Interviewing can be a stressful process, but if you keep the following tips in mind, you may be in luck.
While it may seem obvious, make sure to be on time. Actually, not only “on time,” but be 15 minutes early. If by some freak chance you are running late, even though you’re sure you left enough time, call, text, email, send smoke signals… do something to communicate that you do in fact give a damn.
Though it won’t actually save you from being late, you’ll show your interviewer that you respect his or her time. Still, being late for an interview will likely seal your fate of not getting the job — so be early!
Waiting before your interview starts is always a bit awkward. What to do? Where to look? How to sit? Here’s what to do: arrive 15 minutes early, let the receptionist know that you have arrived so he or she can let the interviewer know, go to the restroom, remove your coat, adjust your tie or reapply your lip gloss.
Now that you look presentable, settled and relaxed, when the interviewer comes out to greet you, you won’t be flustered by trying to find a place for your jacket. Oh, and put your cell phone away while you wait; review your resume, read a book or look into space — but no cell phone!
People like to express themselves and showcase their personalities through their outfits, which is lovely; however, interviews are a time to stay professional. Even if you’re applying for a creative job, you must still uphold professionalism. Let your style pop in subtle ways, but don’t make it the main attraction. Don’t let your appearance diminish your personality or intelligence.
Hair: Neat. No dramatic colors. If your roots need serious touch ups, perhaps put your hair in a ponytail.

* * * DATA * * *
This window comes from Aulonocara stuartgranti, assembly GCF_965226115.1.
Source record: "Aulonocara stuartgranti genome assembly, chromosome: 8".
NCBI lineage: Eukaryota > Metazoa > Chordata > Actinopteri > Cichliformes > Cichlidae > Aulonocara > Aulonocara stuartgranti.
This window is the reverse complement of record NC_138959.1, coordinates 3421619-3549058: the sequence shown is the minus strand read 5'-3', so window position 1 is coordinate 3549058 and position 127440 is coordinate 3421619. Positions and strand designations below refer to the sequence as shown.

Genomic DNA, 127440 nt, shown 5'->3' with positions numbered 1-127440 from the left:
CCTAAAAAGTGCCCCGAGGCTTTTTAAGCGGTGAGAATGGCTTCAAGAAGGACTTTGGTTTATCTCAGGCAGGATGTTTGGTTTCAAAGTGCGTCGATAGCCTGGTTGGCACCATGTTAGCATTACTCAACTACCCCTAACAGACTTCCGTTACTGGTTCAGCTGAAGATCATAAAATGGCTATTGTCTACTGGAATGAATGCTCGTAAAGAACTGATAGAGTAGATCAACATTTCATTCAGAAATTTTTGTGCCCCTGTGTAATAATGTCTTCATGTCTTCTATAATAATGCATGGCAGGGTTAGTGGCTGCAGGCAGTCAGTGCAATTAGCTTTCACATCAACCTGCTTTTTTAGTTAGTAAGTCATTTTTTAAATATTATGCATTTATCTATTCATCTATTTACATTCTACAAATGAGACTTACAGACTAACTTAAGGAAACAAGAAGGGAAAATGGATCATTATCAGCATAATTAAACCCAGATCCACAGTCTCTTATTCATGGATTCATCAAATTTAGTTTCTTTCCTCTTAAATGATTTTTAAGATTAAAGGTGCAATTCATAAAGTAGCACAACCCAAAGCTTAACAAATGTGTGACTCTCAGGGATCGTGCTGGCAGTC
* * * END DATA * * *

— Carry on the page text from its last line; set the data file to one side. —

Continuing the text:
Nails: Keep them neat. Long, blue acrylic tips are never a good idea, and they're especially not okay for an interview. Keep things classic with a neutral color.
Clothes: Stick to the classics colors, then find ways to incorporate your personality.
Bring copies of it! It doesn’t matter if you already emailed it to the company. Make sure to bring at least two clean copies in a folder. Do not pull a crumpled or folded copy from your bag — it’s so messy! Also, make sure it's an up-to-date version and don’t use your iPad unless it has multimedia components. Many interviewers actually write notes on resumes, so make sure you bring one.
Thanks to the Internet, you can more or less learn everything about anything. So, take those stalker skills with which our generation has been blessed (or maybe cursed) and put them to good use. Discover everything you can — are there new mergers or has the company been in the news? Do your homework, but during the interview have questions relevant to your position, like about the office culture, not when the company was founded.
It’s great to be knowledgeable about new technology and tools like social media, but don’t forget the basics: people. Even if you have more than 5,000 Instagram followers, it’s so important to know how to hold a conversation with spoken words.
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